The codec also incorporates an alternate coding mode, with a minimum bit rate of 12.65 kbit/s, which is bitstream interoperable with ITU-T Recommendation G.722.2, 3GPP AMR-WB and 3GPP2 VMR-WB mobile WB speech coding standards. This option replaces Layer 1 and Layer 2, and the layers 3-5 are similar to the default option with the exception that in Layer 3 fewer bits are used to compensate for the extra bits of the 12.65 kbit/s core. The decoder is further able to decode all other G.722.2 operating modes. G.718 also includes discontinuous transmission mode (DTX) and comfort noise generation (CNG) algorithms that enable bandwidth savings during inactive periods. An integrated noise reduction algorithm can be used provided that the communication session is limited to 12 kbit/s.
The underlying algorithm is based on a two-stage coding structure: the lower two layers are based on Code-Excited Linear Prediction (CELP) coding of the band (50-6400 Hz) where the core layer takes advantage of signal-classification to use optimized coding modes for each frame. The higher layers encode the weighted error signal from the lower layers using overlap-add MDCT transform coding. Several technologies are used to encode the MDCT coefficients to maximize performance for both speech and music.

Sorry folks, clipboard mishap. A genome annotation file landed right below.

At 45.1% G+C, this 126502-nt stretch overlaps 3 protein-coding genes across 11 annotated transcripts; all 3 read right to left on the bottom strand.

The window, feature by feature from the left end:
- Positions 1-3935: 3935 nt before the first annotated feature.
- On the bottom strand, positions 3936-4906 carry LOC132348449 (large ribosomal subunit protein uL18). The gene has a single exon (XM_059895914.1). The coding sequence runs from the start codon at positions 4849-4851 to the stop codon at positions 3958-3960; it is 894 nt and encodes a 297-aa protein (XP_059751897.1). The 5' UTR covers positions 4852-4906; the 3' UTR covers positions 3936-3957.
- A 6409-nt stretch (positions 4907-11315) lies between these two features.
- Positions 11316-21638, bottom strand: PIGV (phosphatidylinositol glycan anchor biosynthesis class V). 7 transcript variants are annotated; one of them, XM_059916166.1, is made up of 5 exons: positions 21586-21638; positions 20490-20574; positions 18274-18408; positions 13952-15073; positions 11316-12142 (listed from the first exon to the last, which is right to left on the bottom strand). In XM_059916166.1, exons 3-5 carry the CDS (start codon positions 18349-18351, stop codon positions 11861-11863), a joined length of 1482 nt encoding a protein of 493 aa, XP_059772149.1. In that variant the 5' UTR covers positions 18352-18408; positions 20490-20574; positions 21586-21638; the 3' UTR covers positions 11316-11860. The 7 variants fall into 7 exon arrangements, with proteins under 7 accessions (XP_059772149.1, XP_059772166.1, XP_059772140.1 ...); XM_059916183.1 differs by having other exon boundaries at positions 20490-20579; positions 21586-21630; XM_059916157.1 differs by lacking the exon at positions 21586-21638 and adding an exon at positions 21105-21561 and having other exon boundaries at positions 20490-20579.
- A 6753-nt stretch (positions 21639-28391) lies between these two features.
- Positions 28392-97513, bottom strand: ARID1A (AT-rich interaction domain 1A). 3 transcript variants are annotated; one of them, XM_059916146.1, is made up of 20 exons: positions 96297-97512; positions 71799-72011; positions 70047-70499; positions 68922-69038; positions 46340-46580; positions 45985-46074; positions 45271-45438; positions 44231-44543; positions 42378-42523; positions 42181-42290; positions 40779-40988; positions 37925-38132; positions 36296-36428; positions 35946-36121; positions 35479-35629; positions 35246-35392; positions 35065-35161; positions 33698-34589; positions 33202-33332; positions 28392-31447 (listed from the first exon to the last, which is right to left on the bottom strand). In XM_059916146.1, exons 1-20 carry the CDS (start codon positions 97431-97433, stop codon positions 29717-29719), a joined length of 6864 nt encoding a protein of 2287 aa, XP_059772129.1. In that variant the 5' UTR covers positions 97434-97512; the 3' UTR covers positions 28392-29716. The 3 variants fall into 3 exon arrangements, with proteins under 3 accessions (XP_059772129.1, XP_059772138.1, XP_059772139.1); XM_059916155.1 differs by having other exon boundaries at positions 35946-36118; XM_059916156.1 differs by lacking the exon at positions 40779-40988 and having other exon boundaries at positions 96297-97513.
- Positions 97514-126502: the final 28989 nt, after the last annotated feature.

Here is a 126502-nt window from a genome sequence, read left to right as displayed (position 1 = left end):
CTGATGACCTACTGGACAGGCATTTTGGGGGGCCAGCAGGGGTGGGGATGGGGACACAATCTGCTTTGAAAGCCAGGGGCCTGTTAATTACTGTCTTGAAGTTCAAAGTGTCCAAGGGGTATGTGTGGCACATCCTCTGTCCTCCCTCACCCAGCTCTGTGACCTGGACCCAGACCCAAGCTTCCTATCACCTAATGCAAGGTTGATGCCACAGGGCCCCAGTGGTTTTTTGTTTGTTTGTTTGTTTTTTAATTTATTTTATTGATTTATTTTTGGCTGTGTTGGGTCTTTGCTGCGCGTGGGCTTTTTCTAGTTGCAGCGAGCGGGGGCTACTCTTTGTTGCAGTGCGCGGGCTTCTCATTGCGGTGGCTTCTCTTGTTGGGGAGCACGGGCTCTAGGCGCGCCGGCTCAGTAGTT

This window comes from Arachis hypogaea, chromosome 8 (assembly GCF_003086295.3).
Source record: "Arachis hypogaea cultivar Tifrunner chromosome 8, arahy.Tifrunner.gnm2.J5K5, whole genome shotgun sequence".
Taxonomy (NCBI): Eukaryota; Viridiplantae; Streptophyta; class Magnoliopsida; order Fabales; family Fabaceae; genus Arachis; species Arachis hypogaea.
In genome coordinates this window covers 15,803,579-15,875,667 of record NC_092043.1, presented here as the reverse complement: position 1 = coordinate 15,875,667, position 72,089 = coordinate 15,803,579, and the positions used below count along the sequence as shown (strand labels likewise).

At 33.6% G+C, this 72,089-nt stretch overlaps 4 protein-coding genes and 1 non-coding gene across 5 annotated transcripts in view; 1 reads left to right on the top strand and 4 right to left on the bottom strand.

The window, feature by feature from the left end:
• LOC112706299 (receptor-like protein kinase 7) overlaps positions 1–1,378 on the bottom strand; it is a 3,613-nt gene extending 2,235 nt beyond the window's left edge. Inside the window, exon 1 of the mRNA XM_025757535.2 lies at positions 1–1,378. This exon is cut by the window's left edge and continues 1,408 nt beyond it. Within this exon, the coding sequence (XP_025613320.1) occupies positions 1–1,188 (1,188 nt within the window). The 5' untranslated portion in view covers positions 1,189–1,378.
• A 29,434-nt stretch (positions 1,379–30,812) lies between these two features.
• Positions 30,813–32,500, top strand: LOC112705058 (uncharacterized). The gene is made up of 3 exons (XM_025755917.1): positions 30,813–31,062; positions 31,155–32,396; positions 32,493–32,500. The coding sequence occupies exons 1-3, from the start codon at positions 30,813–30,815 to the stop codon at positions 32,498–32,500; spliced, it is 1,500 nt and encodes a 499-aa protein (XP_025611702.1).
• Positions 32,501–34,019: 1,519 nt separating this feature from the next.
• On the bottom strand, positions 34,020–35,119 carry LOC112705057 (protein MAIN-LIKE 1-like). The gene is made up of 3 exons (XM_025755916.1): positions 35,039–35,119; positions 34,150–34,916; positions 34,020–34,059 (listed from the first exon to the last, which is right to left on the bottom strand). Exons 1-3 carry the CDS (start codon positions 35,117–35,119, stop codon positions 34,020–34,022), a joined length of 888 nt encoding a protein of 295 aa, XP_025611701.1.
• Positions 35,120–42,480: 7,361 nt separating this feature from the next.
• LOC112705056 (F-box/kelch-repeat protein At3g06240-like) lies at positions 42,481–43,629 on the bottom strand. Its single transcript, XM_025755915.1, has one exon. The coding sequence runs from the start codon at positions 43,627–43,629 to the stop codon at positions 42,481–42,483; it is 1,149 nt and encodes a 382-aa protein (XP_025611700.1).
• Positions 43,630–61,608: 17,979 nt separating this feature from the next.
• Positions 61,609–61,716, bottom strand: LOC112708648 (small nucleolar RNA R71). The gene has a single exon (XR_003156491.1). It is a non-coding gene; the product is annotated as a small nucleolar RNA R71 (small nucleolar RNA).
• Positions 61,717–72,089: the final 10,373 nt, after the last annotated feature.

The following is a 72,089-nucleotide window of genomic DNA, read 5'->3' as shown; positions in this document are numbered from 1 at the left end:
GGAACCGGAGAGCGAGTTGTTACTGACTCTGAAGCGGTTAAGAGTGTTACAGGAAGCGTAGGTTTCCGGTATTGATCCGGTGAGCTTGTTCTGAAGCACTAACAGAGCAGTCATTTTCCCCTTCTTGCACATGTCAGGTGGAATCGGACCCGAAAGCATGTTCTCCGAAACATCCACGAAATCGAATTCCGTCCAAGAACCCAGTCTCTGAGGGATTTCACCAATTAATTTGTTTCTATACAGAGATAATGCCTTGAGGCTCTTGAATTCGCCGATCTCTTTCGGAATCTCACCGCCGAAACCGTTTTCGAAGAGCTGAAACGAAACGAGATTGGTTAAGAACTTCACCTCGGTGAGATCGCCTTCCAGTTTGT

ANSI-C source code reference implementations of both encoder and decoder parts if G.718 are available as an integral part of [ITU-T G.718] for both fixed-point and floating-point arithmetic.
Overview of the G.718 encoder
The structural block diagram of the encoder, for different layers, is shown in Figure 7-14. In the Figure it is assumed that the input is wideband and that all layers will be transmitted from the encoder. From the figure it can be seen that while the lower two layers are applied to a pre-emphasized signal sampled at 12.8 kHz, the upper three layers operate in the input signal domain sampled at 16 kHz.
The core layer is based on the code-excited linear prediction (CELP) technology where the speech signal is modelled by an excitation signal passed through a linear prediction (LP) synthesis filter representing the spectral envelope. The LP filter is quantized in the immitance spectral frequency (ISFs) domain using a switched-predictive approach and a multi-stage vector quantization (MSVQ) for the generic and voiced modes.
The open-loop (OL) pitch analysis is performed by a pitch-tracking algorithm to ensure a smooth pitch contour. However, two concurrent pitch evolution contours are compared and the track that yields the smoother contour is selected in order to make the pitch estimation more robust.
Figure 7-14: Structural block diagram of the G.718 encoder (WB case)